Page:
Everything Is Environmental In The Anthropocene
This coming June will mark a year since the publication of Eating Chilli Crab in the Anthropocene. The occasion of Earth Day this April gives me some time to reflect on how it was around this time last year when we put the finishing touches on the book. My chapter was aimed to offer a positive, even utopian, vision for a society that would be fit for the Anthropocene. Needless to say, providing such a vision is a daunting task that no single individual can reach.
When I wrote my chapter, I was guided by this wonderful quote from none other than Greta Thunberg, who said: "Avoiding climate breakdown will require cathedral thinking. We must lay the foundation while we may not know exactly how to build the ceiling." It is of some comfort that, even as we remain far from reaching such a vision, we have still made some tiny steps since.
One fact that many wouldn't know is that I was quite a late addition to the book. Matthew, the editor, had reached out to me because he had the idea that such a chapter might be a nice way to conclude the book. Readers might notice that my chapter, aimed at imagining a positive vision for the future, is a fair bit different from the eco-cultural approach found in the rest of the chapters. Because my chapter was so different from the rest, I had very little sense of the themes of the book as a whole while I was writing. In some sense, when I read the book in full for the first time, I was coming into it with as fresh a perspective as you, the reader, would have had.
Indeed, the most pleasant surprise for me throughout the project was to see how the other chapters turned out, and to read all their wonderful insights.
To me, the biggest contribution Eating Chilli Crab has given us is proving that the environment isn't an abstract idea. Too often it seems like what the environmental philosopher Timothy Morton calls a hyperobject - an object so large and ever-present that we can barely comprehend it in any concrete way. If the "environment" is everywhere it is also nowhere. The environment is therefore left in a hidden abode, averted from our gaze. The book has done a tremendous service by bringing them into view, and then showing the histories and relations of power that they are inevitably entangled with. To paraphrase the old adage, everything in the world is environmental – except the environment, which is about power.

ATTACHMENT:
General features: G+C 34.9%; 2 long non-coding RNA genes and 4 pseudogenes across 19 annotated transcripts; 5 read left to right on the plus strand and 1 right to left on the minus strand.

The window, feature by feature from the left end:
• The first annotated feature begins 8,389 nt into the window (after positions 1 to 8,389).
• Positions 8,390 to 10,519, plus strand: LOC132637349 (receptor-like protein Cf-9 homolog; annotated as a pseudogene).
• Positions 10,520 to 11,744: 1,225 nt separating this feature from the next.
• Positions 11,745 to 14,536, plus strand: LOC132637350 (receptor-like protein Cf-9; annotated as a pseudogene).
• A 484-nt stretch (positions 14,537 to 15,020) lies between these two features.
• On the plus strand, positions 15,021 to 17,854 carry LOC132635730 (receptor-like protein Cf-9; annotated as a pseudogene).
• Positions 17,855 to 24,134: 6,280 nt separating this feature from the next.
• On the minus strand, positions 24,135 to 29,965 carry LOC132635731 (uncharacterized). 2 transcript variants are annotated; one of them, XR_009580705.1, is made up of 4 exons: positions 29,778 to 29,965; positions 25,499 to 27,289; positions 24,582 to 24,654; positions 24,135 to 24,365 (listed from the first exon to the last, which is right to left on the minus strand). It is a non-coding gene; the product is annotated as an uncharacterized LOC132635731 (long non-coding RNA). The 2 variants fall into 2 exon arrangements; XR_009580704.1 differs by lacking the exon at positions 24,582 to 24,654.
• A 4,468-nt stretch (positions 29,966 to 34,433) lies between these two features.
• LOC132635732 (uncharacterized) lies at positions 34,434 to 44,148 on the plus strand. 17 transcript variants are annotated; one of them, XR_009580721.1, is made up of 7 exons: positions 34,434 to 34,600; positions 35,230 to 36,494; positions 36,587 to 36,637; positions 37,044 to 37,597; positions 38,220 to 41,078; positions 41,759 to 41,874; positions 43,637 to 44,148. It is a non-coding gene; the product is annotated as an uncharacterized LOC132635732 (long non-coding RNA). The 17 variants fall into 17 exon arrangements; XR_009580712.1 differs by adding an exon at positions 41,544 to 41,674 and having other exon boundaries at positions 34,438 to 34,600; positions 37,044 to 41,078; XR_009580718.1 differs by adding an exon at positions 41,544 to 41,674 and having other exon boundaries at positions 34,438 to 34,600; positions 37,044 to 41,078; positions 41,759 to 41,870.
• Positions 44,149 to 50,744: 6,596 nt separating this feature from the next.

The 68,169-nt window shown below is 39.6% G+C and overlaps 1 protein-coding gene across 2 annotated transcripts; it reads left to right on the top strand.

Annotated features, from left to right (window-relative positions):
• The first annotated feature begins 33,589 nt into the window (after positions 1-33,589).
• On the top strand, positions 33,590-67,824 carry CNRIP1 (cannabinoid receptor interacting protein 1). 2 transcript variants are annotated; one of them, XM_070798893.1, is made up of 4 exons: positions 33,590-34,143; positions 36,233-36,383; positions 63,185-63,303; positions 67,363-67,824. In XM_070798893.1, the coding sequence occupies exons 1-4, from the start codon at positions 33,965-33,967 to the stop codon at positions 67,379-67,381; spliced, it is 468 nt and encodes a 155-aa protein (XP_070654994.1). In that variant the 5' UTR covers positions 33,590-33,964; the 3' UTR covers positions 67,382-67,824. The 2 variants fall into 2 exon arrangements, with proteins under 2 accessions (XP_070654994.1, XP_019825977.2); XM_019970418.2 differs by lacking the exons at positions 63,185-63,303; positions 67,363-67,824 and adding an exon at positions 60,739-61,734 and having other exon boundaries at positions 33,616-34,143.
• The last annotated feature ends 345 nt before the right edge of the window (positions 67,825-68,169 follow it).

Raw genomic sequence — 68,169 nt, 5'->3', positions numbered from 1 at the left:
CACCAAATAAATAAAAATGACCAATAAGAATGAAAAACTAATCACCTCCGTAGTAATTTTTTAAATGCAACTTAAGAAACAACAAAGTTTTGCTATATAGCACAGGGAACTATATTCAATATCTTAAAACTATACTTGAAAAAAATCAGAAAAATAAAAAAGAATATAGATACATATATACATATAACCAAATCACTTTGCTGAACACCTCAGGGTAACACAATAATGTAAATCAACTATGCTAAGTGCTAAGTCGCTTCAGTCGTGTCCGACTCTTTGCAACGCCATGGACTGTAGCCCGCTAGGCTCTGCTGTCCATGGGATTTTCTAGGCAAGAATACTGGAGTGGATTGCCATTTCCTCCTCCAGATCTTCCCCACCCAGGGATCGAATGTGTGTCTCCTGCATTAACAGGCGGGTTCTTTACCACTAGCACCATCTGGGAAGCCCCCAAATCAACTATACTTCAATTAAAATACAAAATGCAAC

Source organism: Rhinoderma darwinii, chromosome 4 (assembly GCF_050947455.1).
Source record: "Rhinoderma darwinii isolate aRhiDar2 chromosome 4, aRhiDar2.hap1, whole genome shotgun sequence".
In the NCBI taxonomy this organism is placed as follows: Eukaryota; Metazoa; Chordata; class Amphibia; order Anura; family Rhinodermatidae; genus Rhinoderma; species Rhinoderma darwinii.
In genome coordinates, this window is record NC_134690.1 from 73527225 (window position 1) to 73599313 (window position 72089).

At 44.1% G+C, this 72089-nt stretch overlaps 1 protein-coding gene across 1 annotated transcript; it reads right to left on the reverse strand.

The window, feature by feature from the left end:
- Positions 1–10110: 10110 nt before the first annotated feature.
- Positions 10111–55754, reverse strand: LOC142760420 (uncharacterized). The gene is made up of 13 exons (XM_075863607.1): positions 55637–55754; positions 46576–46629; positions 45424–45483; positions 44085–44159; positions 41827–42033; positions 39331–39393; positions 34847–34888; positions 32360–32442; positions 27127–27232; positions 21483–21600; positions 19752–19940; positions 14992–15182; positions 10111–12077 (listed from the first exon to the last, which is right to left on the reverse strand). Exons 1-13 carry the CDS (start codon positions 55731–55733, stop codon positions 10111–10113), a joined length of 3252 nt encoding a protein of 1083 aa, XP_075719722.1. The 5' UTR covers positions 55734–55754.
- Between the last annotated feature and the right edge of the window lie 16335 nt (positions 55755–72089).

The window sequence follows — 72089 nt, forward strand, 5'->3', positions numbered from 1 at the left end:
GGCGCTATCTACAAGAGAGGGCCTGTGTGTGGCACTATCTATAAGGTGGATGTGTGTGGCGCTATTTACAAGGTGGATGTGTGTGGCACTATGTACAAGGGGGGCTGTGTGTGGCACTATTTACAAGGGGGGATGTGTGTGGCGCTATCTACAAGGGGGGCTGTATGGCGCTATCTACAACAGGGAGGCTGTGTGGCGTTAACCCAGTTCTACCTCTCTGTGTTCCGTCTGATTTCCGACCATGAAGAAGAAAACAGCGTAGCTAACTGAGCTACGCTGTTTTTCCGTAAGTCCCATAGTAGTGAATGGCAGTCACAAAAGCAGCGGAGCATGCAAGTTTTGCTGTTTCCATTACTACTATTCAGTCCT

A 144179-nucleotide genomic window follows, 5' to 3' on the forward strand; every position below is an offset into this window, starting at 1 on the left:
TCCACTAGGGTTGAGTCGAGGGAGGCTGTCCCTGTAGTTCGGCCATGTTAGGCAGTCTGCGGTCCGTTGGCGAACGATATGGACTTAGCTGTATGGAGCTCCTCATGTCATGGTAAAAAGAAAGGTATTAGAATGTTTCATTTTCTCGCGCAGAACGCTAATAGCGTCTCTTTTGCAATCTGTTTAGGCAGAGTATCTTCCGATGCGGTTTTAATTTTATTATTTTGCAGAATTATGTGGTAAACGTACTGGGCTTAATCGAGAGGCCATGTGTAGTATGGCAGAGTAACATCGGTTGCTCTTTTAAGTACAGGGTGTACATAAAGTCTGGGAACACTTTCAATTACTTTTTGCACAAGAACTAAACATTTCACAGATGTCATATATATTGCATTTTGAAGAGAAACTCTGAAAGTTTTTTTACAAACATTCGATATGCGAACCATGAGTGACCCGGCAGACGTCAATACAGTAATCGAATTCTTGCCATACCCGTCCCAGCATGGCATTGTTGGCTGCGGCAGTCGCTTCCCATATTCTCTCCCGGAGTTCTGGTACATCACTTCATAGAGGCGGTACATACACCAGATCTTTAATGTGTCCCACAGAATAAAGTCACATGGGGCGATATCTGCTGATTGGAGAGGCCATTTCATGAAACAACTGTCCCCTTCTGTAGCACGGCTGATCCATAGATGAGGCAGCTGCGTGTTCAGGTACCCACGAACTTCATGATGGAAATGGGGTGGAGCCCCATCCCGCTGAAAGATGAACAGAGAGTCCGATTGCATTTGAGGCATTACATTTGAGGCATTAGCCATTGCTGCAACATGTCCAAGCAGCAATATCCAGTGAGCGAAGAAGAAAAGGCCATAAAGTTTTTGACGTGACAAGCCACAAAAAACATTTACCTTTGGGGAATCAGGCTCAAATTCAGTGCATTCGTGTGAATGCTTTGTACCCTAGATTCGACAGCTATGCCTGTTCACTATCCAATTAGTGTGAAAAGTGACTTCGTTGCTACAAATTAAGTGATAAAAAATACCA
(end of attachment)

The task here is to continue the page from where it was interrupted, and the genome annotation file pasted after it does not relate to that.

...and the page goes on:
Eating Chilli Crab has introduced to us the idea of anthropocened thinking - to find bits of the environment everywhere we look - including, as the chapters in the book illustrate, crabs, mynahs, airports and waste. No longer is the Anthropocene pitched at the level of high-brow abstractions, reserved for scientists and theorists. Instead, it is something we find in the practice of everyday life.
So what I’d like to invite you to do is to give some examples of how the most basic, mundane objects in our everyday life are, indeed, deeply environmental. What is this object, and in which subtle, hidden ways is it environmental that most of us would not realise?
(From April 17, 2021)